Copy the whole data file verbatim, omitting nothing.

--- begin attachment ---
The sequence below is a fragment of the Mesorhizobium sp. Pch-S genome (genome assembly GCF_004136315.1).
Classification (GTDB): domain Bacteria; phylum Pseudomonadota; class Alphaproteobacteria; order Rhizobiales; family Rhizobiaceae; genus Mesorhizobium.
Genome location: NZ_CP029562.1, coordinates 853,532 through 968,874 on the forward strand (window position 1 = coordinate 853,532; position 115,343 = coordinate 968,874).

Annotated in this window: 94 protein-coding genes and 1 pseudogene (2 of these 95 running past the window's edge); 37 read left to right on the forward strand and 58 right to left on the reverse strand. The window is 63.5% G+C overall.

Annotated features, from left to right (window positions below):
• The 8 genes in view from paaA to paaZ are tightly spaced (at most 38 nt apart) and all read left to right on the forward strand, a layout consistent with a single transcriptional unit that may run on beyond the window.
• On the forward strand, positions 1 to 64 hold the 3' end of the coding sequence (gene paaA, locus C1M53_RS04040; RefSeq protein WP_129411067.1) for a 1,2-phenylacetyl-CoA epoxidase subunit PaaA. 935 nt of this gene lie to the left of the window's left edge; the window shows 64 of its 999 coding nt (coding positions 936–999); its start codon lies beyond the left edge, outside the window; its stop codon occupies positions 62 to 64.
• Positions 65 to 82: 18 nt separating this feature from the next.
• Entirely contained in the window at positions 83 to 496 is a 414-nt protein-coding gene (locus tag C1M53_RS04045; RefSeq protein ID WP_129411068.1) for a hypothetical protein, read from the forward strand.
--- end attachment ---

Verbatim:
The sequence below is a fragment of the Mesorhizobium sp. Pch-S genome (genome assembly GCF_004136315.1).
Classification (GTDB): domain Bacteria; phylum Pseudomonadota; class Alphaproteobacteria; order Rhizobiales; family Rhizobiaceae; genus Mesorhizobium.
Genome location: NZ_CP029562.1, coordinates 853,532 through 968,874 on the forward strand (window position 1 = coordinate 853,532; position 115,343 = coordinate 968,874).

Annotated in this window: 94 protein-coding genes and 1 pseudogene (2 of these 95 running past the window's edge); 37 read left to right on the forward strand and 58 right to left on the reverse strand. The window is 63.5% G+C overall.

Annotated features, from left to right (window positions below):
• The 8 genes in view from paaA to paaZ are tightly spaced (at most 38 nt apart) and all read left to right on the forward strand, a layout consistent with a single transcriptional unit that may run on beyond the window.
• On the forward strand, positions 1 to 64 hold the 3' end of the coding sequence (gene paaA, locus C1M53_RS04040; RefSeq protein WP_129411067.1) for a 1,2-phenylacetyl-CoA epoxidase subunit PaaA. 935 nt of this gene lie to the left of the window's left edge; the window shows 64 of its 999 coding nt (coding positions 936–999); its start codon lies beyond the left edge, outside the window; its stop codon occupies positions 62 to 64.
• Positions 65 to 82: 18 nt separating this feature from the next.
• Entirely contained in the window at positions 83 to 496 is a 414-nt protein-coding gene (locus tag C1M53_RS04045; RefSeq protein ID WP_129411068.1) for a hypothetical protein, read from the forward strand.